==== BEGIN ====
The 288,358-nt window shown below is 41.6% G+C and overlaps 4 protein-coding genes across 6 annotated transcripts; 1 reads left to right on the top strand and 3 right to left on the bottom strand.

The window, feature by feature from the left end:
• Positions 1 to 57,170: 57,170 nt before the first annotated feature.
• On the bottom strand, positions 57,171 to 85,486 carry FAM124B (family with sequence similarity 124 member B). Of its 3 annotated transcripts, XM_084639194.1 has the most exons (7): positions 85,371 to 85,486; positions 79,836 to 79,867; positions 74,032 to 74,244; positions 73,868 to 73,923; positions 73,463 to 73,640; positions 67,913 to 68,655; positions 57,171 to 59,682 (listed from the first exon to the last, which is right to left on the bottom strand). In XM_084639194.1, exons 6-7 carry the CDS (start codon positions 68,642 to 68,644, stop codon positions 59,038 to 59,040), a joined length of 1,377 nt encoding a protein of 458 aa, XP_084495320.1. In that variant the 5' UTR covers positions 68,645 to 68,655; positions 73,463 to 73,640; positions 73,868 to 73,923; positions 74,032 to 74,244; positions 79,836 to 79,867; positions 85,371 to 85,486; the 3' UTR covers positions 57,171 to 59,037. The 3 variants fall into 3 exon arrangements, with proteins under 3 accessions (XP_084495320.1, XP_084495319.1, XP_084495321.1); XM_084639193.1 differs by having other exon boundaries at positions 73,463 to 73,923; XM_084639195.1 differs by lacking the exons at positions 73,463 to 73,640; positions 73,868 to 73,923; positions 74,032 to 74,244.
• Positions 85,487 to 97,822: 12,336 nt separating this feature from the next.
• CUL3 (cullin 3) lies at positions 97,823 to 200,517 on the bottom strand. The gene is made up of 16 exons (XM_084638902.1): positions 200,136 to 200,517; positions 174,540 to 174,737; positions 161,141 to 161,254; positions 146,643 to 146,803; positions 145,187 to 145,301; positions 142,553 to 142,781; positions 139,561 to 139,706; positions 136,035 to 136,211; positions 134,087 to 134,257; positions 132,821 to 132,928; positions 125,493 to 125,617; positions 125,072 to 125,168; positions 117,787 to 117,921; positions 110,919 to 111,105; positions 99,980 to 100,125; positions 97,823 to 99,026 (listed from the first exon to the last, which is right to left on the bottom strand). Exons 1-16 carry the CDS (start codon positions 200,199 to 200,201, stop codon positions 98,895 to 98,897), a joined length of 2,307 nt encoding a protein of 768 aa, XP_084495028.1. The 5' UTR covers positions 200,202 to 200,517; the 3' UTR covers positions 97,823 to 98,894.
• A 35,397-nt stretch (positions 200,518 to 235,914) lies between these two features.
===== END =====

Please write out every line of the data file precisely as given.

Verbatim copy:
The 288,358-nt window shown below is 41.6% G+C and overlaps 4 protein-coding genes across 6 annotated transcripts; 1 reads left to right on the top strand and 3 right to left on the bottom strand.

The window, feature by feature from the left end:
• Positions 1 to 57,170: 57,170 nt before the first annotated feature.
• On the bottom strand, positions 57,171 to 85,486 carry FAM124B (family with sequence similarity 124 member B). Of its 3 annotated transcripts, XM_084639194.1 has the most exons (7): positions 85,371 to 85,486; positions 79,836 to 79,867; positions 74,032 to 74,244; positions 73,868 to 73,923; positions 73,463 to 73,640; positions 67,913 to 68,655; positions 57,171 to 59,682 (listed from the first exon to the last, which is right to left on the bottom strand). In XM_084639194.1, exons 6-7 carry the CDS (start codon positions 68,642 to 68,644, stop codon positions 59,038 to 59,040), a joined length of 1,377 nt encoding a protein of 458 aa, XP_084495320.1. In that variant the 5' UTR covers positions 68,645 to 68,655; positions 73,463 to 73,640; positions 73,868 to 73,923; positions 74,032 to 74,244; positions 79,836 to 79,867; positions 85,371 to 85,486; the 3' UTR covers positions 57,171 to 59,037. The 3 variants fall into 3 exon arrangements, with proteins under 3 accessions (XP_084495320.1, XP_084495319.1, XP_084495321.1); XM_084639193.1 differs by having other exon boundaries at positions 73,463 to 73,923; XM_084639195.1 differs by lacking the exons at positions 73,463 to 73,640; positions 73,868 to 73,923; positions 74,032 to 74,244.
• Positions 85,487 to 97,822: 12,336 nt separating this feature from the next.
• CUL3 (cullin 3) lies at positions 97,823 to 200,517 on the bottom strand. The gene is made up of 16 exons (XM_084638902.1): positions 200,136 to 200,517; positions 174,540 to 174,737; positions 161,141 to 161,254; positions 146,643 to 146,803; positions 145,187 to 145,301; positions 142,553 to 142,781; positions 139,561 to 139,706; positions 136,035 to 136,211; positions 134,087 to 134,257; positions 132,821 to 132,928; positions 125,493 to 125,617; positions 125,072 to 125,168; positions 117,787 to 117,921; positions 110,919 to 111,105; positions 99,980 to 100,125; positions 97,823 to 99,026 (listed from the first exon to the last, which is right to left on the bottom strand). Exons 1-16 carry the CDS (start codon positions 200,199 to 200,201, stop codon positions 98,895 to 98,897), a joined length of 2,307 nt encoding a protein of 768 aa, XP_084495028.1. The 5' UTR covers positions 200,202 to 200,517; the 3' UTR covers positions 97,823 to 98,894.
• A 35,397-nt stretch (positions 200,518 to 235,914) lies between these two features.